DeMont Harmony Database



Not to be confused with the "Buckeye" stenciled design featured on many cowboy guitars of the era.

DeMont Harmony Database


"The "Blue Book of Acoustic Guitars" shows a 30's archtop, Harmony made Carelli "Artist model E" (property of Gary Sullivan, seen at the 19th Dallas Guitar Show), and similar to a H1305 Cremona (well they say H1307 but I say H1305)." [7]

Carl Fischer

Image Credit: Jedistar
"Carl Fischer Music is a major sheet music publisher that was based in New York City’s East Village since 1872. The company has since moved to the Wall Street area in 2013. After 140 years, the company remains a family-owned business, publishing both performance and educational music for students, teachers, and virtuosos." [8]


Image Credit: Reverb - Midwest Buy and Sell Chicago

Distributed by Selmer UK [9]

DeMont Harmony Database


Image Credit: Jedistar
Distributed by Aldens


Brand of Montgomery Wards used from 1914 till the 1930s. Also labelled Lee Gibbs[10]


Image Credit: Reverb - JL Guitars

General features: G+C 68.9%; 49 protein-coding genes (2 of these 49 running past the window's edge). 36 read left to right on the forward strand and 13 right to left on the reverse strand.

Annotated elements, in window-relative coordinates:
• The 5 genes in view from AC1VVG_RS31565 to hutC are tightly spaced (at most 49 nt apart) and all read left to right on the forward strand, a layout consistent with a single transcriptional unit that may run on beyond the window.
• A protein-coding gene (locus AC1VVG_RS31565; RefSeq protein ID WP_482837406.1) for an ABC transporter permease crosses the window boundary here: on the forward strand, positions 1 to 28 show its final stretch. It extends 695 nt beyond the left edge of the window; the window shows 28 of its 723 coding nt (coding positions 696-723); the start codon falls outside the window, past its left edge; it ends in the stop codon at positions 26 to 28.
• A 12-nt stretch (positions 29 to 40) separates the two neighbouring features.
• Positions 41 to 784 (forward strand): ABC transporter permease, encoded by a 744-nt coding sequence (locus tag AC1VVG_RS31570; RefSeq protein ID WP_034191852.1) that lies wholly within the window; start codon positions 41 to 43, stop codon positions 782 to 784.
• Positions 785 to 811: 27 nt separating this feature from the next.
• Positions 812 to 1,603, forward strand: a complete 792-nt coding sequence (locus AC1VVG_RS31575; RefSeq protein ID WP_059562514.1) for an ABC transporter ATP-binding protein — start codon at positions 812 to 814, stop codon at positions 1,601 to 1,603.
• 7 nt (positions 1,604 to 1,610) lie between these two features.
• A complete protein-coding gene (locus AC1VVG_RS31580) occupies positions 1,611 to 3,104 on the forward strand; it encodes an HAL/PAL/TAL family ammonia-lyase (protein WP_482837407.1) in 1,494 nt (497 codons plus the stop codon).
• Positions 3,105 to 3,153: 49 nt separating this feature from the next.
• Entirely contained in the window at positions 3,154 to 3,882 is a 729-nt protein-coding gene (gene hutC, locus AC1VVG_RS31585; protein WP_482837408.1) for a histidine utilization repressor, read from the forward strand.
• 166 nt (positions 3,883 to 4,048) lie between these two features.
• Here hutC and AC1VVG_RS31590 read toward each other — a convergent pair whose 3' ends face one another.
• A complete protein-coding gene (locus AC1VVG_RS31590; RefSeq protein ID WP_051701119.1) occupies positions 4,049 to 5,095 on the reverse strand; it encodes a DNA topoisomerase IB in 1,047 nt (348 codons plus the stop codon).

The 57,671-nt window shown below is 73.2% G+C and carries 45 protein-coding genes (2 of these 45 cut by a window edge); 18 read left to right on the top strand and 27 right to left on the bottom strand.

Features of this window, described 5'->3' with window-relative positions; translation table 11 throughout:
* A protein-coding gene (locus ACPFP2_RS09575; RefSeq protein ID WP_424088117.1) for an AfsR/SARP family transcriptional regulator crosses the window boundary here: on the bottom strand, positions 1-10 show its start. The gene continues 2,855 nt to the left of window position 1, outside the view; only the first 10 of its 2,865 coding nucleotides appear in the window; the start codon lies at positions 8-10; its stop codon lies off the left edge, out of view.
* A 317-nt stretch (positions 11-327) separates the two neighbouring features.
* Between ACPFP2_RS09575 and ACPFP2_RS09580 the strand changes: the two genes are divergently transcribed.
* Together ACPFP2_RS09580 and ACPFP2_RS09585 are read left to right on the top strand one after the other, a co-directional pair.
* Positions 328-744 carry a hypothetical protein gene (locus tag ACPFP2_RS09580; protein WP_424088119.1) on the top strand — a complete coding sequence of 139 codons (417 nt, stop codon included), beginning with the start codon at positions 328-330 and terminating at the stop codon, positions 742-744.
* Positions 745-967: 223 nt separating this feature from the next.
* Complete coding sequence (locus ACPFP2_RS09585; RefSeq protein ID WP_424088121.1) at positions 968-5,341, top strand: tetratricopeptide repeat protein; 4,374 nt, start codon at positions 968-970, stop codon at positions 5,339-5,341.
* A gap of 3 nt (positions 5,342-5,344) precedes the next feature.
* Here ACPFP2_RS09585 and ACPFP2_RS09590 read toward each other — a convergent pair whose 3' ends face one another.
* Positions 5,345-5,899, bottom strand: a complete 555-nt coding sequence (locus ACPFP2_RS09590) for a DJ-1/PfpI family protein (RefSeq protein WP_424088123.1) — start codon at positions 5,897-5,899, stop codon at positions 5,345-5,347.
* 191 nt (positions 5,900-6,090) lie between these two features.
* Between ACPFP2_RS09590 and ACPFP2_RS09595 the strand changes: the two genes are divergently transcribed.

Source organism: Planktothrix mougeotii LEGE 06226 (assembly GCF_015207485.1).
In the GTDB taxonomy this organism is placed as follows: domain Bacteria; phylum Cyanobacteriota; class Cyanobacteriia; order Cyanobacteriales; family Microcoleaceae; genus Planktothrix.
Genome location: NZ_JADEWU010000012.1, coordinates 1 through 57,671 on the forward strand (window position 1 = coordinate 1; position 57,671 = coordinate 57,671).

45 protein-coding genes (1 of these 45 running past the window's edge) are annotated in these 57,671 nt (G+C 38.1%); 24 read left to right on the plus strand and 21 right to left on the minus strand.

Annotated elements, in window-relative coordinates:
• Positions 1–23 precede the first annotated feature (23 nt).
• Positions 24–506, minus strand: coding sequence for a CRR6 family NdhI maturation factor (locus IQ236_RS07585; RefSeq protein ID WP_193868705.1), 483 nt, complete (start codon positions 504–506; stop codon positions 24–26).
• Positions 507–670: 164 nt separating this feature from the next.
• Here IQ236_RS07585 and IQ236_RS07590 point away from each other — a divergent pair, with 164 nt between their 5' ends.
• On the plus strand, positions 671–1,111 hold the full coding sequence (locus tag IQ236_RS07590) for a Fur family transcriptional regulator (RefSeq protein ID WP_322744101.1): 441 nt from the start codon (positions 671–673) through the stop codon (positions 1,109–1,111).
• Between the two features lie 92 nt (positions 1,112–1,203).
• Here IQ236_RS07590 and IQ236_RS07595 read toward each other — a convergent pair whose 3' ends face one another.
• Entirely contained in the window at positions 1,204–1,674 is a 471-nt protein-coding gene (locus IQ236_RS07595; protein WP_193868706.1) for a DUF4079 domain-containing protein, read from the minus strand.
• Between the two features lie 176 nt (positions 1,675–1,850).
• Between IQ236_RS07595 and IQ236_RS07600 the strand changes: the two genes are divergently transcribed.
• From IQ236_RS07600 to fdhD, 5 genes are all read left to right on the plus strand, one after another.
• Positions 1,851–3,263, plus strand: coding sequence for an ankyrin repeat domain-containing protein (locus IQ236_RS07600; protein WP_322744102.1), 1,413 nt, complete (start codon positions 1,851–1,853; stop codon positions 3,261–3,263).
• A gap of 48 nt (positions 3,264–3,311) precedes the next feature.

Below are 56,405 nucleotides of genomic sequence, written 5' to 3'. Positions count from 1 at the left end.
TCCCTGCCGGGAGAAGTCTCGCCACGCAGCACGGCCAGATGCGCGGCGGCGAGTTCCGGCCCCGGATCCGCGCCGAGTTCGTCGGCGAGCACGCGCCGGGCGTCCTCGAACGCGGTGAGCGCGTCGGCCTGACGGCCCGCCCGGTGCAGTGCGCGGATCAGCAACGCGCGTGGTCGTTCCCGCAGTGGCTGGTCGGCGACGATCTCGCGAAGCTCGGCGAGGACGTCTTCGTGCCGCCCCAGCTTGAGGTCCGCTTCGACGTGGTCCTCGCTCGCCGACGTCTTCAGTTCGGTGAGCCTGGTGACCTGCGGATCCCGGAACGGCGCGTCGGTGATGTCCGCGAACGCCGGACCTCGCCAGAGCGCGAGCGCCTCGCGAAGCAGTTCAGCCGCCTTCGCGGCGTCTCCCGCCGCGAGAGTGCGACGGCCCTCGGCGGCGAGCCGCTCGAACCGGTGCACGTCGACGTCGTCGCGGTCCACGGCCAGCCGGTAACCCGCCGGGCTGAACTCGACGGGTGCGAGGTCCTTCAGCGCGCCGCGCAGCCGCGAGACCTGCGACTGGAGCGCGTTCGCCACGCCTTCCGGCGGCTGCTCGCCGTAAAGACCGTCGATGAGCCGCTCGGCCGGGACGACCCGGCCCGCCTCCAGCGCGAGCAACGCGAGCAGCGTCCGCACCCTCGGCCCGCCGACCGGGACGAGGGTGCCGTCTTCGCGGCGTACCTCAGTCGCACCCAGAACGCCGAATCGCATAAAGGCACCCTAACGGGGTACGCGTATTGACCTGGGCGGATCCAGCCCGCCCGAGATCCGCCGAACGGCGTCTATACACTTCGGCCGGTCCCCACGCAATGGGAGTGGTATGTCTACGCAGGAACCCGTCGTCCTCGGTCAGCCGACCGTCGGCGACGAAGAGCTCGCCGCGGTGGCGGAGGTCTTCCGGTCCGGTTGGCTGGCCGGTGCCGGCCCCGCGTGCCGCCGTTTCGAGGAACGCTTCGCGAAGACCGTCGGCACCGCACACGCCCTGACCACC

Produced from 1929 until the late 1940s [Wright 169, 170]. Produced for the Continental Music Company [11].


Image Credit: Jedistar
Late 1930s


H&A Selmer, (Elkhart, Indiana) distributed Esquire guitars made by Harmony in their 1938 catalog. The upper grade Esquire models were made by Kay at the time. Of course there is no connection with the German Hoyer Esquire model, nor with the most famous Fender Esquire [3].


Image Credit: Facebook - Michael K Arata


Image Credit Premier Guitar
Built in the 70s by Harmony for Fender. Common models include the Sovereign


"Although many Galiano guitars were relabeled Stellas made by Schmidt, a fair number of them were made by independent Italian American luthiers such as Antonio Cerrito, Raphael Ciani, and Joseph Nettuno. Still others were purchased from various large Chicago factories like Kay, Regal and Harmony." [12]


Image Credit: OfferUp


Built guitars for Gretsch during WWII like Kay also did for Gretsch. Wooden tailpieces are a key indicator. [14]


Image Credit: Reverb - SilverDozen Guitars
Distributed by Heathkit based in Minnesota [15]. Branded "Harmony by Heath"


Image Credit: Jedistar
"The Holiday brand was the “house label” for Aldens, a catalog mail order company." [16]

They can also be seen as Kay-built guitars